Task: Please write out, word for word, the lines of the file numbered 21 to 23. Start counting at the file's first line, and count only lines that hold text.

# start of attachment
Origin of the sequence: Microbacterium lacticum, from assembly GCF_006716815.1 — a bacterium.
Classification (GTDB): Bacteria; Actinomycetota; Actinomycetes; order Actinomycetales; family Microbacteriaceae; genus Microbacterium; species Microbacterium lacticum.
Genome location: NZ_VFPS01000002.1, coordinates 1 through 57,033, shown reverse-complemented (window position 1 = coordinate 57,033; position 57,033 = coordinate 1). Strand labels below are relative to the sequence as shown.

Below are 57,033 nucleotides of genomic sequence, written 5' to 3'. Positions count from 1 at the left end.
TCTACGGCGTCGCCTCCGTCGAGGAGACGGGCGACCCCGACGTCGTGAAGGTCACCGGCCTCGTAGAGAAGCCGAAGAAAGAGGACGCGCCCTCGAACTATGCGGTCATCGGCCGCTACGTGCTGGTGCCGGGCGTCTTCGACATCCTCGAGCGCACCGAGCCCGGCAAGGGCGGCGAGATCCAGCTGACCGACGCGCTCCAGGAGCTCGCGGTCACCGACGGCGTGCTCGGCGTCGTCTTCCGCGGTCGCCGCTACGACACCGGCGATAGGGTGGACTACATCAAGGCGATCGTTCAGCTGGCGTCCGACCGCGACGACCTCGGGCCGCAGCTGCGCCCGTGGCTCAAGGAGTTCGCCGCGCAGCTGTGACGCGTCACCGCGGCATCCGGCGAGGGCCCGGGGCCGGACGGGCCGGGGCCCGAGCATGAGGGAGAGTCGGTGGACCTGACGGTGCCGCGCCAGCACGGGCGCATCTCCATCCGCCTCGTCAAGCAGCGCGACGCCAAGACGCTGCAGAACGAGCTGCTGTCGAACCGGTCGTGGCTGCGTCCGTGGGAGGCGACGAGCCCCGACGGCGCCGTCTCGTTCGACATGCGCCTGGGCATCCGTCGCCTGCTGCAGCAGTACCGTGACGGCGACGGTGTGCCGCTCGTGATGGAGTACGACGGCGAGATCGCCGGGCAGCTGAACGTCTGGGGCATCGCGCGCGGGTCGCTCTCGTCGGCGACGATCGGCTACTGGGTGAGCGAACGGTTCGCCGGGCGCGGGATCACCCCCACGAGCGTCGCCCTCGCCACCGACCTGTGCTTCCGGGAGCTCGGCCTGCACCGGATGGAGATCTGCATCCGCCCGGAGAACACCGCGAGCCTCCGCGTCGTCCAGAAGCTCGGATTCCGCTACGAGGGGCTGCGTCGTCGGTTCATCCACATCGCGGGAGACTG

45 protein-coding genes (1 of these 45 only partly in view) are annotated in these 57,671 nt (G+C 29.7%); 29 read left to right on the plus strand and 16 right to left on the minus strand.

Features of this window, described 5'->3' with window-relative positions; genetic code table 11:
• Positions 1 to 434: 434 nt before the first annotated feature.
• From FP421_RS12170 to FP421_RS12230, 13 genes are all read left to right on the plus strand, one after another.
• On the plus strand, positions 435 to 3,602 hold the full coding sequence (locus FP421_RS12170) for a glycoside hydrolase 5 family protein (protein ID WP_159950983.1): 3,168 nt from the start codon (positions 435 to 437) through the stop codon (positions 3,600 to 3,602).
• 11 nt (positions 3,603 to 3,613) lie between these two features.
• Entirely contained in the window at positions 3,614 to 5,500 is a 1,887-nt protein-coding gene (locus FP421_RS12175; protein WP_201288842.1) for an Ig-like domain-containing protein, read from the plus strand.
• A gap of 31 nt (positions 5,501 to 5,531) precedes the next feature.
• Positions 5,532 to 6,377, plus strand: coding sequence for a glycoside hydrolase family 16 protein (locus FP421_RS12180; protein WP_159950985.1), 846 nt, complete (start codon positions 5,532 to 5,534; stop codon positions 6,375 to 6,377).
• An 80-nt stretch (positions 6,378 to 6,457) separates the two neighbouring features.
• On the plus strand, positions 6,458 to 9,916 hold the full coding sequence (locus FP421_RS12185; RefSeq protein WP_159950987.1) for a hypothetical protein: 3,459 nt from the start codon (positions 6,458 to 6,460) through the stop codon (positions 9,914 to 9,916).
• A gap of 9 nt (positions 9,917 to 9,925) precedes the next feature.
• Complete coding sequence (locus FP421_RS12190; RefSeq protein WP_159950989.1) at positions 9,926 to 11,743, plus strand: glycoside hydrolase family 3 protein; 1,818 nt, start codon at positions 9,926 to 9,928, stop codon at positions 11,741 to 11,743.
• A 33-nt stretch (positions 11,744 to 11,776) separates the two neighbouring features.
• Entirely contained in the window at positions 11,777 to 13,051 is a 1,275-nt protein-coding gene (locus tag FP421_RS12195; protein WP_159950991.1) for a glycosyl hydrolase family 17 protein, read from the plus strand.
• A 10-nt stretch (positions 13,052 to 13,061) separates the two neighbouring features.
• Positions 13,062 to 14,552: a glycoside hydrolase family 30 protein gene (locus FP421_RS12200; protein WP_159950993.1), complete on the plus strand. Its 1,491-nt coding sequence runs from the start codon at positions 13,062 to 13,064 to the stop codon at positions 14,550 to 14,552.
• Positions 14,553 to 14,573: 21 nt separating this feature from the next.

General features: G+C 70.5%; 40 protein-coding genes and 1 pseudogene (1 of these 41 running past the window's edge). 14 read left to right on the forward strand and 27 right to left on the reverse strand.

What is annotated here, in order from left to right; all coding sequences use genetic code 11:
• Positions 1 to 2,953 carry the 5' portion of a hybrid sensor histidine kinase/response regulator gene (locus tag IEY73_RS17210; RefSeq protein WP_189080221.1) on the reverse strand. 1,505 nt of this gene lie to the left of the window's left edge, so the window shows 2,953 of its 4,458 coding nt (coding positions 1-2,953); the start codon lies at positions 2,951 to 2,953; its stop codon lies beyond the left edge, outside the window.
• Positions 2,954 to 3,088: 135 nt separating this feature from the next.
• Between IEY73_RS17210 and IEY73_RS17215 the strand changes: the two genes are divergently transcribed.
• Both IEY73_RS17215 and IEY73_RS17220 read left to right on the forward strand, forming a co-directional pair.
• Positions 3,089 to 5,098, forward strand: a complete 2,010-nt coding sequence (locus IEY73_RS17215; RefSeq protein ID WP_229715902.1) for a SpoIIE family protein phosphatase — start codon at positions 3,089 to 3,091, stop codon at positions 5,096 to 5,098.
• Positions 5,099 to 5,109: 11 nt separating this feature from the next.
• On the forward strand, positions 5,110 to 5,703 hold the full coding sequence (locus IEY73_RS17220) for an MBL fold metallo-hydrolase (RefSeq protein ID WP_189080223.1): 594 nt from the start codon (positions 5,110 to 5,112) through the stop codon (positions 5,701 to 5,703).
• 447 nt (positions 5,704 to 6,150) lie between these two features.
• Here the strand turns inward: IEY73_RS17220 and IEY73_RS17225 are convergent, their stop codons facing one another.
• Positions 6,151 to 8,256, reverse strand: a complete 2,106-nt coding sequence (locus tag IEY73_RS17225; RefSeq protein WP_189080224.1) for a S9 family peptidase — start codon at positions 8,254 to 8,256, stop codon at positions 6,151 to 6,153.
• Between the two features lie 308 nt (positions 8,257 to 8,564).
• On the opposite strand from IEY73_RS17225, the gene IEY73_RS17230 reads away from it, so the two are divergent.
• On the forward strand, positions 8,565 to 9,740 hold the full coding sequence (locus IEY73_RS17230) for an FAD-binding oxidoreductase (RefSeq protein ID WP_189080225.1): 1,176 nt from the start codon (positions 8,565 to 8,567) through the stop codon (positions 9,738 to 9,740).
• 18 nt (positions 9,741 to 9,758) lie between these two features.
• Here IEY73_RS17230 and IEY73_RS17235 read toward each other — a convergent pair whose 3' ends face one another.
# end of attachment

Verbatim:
• A 10-nt stretch (positions 13,052 to 13,061) separates the two neighbouring features.
• Positions 13,062 to 14,552: a glycoside hydrolase family 30 protein gene (locus FP421_RS12200; protein WP_159950993.1), complete on the plus strand. Its 1,491-nt coding sequence runs from the start codon at positions 13,062 to 13,064 to the stop codon at positions 14,550 to 14,552.
• Positions 14,553 to 14,573: 21 nt separating this feature from the next.